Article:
Verbal Behavior Approach: How to Teach Children with Autism and       Related Disorders [Mary Lynch Barbera]

Friday, September 3, 2010

Programming for Happiness in Clients with Autism

I attended a Keynote presentation last fall at the Autism New Jersey conference where Dennis Reid, PhD, BCBA spoke about the importance of programming for (and measuring) happiness in clients with autism.

During one of the activities, the participants spent 3 minutes writing down every choice we made that morning prior to arriving at the conference. We had the choice of whether to hit the snooze alarm, what to wear, what we wanted to eat and drink, whether we wanted to bring a jacket along, where to park, where to sit, etc.

Basically he made the point that we have many choices throughout our days and that choices lead to happiness. He also pointed out that our children and clients with autism have few choices.

As Dr. Reid suggested, I have now begun to measure and count behaviors such as smiles and laughs and I give more choices than ever before.  I, of course, continue to focus heavily on pairing and manding as well as reducing problem behaviors in my effort to program for happiness.  Since seeing this presentation, I feel strongly that we need to provide our clients with many choices throughout the day and should consider happiness as an important (and attainable) goal.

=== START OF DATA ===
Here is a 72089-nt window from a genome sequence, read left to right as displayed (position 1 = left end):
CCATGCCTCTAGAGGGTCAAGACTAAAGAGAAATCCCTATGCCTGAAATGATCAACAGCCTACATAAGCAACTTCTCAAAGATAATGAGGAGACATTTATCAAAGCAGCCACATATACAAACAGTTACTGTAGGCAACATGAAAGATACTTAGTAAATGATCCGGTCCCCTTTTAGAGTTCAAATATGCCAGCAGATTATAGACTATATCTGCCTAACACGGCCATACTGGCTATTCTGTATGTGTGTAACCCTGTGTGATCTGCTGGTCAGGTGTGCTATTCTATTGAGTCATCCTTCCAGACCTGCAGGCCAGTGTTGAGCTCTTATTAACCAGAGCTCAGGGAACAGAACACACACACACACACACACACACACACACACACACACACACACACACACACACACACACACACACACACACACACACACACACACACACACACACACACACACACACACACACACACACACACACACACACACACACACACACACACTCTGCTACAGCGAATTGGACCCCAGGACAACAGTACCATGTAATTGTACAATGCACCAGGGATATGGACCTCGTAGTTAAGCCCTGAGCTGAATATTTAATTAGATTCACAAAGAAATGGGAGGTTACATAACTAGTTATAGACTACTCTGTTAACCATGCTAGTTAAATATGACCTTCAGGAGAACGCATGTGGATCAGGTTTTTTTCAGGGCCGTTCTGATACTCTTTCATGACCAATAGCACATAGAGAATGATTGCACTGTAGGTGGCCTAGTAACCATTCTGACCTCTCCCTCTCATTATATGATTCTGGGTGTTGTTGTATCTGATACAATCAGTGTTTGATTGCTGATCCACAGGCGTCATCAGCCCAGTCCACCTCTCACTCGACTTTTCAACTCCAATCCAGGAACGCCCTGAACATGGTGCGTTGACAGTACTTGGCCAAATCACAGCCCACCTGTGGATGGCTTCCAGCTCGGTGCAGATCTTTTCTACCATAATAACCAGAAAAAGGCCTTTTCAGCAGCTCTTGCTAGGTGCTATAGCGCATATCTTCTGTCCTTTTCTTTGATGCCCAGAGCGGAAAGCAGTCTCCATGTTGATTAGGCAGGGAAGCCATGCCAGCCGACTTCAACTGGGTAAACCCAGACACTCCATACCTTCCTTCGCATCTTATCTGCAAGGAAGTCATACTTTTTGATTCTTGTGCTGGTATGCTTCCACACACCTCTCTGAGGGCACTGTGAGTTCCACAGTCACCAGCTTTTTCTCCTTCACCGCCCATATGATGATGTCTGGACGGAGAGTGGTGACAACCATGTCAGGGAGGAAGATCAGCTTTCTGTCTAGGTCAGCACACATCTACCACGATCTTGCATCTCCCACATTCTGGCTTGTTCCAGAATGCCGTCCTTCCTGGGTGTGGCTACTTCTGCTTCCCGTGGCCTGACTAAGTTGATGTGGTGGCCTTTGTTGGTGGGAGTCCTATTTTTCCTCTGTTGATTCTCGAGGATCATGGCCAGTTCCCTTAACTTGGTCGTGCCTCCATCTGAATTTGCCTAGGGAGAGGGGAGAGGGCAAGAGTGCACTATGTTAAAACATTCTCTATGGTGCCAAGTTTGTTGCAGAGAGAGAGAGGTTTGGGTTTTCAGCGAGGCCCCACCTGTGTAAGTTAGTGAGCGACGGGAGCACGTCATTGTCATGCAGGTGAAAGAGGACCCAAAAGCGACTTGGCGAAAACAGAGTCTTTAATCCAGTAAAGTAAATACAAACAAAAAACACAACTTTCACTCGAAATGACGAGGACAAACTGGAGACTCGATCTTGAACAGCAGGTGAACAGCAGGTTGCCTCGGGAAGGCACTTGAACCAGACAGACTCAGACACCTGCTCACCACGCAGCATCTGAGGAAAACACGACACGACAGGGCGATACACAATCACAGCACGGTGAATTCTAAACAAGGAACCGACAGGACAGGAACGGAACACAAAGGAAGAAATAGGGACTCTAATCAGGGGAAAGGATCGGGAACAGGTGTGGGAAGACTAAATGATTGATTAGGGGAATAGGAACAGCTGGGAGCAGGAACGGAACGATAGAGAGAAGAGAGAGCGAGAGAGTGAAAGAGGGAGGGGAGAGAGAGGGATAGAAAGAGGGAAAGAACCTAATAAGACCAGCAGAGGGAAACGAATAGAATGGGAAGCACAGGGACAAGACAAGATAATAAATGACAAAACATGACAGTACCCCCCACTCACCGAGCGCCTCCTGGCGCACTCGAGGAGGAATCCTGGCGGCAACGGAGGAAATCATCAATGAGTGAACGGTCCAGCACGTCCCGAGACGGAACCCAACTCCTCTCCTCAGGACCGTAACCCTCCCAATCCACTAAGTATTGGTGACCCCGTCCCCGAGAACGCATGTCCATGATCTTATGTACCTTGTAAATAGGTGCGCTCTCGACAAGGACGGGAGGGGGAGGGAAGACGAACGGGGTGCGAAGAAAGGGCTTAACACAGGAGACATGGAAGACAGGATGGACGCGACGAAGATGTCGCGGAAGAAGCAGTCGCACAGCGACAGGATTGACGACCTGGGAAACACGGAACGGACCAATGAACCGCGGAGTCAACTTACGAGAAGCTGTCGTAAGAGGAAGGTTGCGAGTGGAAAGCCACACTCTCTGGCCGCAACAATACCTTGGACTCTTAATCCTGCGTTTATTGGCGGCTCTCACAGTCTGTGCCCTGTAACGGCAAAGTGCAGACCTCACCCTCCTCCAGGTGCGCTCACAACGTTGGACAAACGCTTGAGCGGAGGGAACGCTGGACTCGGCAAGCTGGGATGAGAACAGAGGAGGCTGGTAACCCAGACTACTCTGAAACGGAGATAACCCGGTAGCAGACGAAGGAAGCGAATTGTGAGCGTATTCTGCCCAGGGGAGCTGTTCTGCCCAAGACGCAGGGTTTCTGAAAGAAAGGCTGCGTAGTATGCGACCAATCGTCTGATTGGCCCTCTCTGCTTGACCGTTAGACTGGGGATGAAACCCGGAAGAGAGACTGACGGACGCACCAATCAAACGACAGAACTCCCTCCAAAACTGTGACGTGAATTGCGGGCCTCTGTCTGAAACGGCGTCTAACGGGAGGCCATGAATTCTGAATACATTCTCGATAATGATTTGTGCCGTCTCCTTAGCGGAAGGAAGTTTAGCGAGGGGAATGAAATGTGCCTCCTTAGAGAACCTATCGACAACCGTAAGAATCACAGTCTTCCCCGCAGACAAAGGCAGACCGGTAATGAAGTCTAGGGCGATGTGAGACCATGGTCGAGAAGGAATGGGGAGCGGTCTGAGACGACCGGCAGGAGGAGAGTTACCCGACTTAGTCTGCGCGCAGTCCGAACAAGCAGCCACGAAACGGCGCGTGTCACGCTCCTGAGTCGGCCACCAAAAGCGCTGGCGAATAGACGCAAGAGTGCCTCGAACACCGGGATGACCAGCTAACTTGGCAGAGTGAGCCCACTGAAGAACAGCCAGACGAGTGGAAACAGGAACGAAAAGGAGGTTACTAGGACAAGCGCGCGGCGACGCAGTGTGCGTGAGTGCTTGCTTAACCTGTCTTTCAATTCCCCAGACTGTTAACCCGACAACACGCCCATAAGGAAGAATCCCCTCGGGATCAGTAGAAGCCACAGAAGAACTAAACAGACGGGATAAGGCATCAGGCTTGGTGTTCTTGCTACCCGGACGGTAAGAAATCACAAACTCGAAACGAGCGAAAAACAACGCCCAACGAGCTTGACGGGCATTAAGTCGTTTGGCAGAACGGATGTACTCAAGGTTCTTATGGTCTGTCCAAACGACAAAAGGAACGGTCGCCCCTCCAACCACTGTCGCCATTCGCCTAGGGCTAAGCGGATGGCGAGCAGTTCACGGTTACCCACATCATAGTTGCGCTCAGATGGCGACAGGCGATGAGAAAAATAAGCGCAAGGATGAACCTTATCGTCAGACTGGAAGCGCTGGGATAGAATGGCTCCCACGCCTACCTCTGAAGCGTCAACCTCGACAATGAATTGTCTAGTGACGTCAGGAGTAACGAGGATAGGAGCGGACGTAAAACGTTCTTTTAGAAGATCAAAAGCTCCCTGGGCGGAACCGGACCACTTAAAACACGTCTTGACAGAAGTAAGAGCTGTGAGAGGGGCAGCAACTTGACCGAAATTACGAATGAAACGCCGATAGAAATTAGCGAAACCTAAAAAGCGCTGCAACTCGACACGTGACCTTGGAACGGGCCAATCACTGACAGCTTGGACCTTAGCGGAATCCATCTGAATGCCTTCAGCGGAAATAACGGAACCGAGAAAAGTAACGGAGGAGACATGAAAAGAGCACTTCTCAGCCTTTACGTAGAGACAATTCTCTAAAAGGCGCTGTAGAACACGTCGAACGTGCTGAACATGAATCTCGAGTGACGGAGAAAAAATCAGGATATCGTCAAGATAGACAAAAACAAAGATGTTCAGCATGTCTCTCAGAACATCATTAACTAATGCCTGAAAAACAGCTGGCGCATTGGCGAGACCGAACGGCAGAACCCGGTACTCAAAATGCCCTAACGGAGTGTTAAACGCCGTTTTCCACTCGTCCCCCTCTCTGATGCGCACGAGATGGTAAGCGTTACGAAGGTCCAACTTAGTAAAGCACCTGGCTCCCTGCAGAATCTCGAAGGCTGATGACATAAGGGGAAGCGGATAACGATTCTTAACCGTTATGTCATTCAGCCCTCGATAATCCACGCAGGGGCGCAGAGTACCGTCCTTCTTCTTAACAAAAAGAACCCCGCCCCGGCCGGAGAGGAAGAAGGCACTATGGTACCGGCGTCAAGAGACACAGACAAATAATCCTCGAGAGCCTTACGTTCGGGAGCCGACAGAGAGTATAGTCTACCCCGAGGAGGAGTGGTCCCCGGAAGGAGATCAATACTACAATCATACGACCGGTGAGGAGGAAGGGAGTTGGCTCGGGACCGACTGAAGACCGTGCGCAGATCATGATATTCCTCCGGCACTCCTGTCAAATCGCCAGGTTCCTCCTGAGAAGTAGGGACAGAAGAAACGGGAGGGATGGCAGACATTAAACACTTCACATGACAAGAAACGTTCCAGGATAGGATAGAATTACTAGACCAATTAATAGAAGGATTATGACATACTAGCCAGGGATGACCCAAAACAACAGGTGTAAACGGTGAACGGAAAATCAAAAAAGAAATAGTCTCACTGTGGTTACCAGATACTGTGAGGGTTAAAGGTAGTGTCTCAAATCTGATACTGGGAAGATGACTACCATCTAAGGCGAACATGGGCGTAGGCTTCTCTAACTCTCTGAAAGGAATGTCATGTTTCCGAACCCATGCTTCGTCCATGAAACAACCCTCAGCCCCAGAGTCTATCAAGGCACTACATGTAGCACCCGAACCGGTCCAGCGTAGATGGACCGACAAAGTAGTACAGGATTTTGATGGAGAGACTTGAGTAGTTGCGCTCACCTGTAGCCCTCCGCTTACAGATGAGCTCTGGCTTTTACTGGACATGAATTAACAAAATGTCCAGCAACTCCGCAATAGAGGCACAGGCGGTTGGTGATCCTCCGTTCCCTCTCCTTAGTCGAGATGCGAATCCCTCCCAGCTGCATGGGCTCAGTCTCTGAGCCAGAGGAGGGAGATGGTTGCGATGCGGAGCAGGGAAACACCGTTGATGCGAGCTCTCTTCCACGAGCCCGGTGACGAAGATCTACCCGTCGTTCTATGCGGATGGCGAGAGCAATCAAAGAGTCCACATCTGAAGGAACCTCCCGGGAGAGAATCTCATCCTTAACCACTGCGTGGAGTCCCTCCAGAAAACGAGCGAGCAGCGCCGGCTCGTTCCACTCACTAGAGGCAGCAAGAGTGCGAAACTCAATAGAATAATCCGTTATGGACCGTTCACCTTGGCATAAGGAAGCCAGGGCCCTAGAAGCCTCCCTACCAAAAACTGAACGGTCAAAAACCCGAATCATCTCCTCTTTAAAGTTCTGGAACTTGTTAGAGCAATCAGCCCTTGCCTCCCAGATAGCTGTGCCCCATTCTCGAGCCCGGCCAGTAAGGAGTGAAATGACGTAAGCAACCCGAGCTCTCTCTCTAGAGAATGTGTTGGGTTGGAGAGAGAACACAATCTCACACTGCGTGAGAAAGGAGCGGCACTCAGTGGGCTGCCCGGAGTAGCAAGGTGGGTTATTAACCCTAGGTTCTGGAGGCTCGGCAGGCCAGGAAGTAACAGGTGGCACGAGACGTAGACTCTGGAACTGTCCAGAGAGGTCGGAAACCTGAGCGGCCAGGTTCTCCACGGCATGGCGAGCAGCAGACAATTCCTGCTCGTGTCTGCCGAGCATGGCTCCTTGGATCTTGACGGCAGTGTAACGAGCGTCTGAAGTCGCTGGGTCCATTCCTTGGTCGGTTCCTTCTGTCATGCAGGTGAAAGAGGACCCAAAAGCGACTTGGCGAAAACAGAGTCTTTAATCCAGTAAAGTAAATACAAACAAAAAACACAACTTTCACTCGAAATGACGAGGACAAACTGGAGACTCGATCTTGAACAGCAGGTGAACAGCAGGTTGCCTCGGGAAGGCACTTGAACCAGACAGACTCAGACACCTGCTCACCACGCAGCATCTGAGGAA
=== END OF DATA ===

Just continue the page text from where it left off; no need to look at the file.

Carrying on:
For more information about pairing, manding and measuring behaviors, go to and read my book:  The Verbal Behavior Approach:  How to Teach Children with Autism and Related Disorders.


  1. Can you please give a concrete example of HOW you 'program for happiness'? Do you include more reinforcement, change targets from neutral items to more motivating ones, or what? Thank you for this info. Amanda Gross

  2. I now give a lot more choices whenever possible. Instead of saying "let's go down in the basement and play a game," I ask my son "Do you want to play a game upstairs or down in the basement?" I also offer a choice of games and activities with all my clients and am more aware of counting smiles and laughs (not just looking at the absence of problem behaviors)when programming for happiness.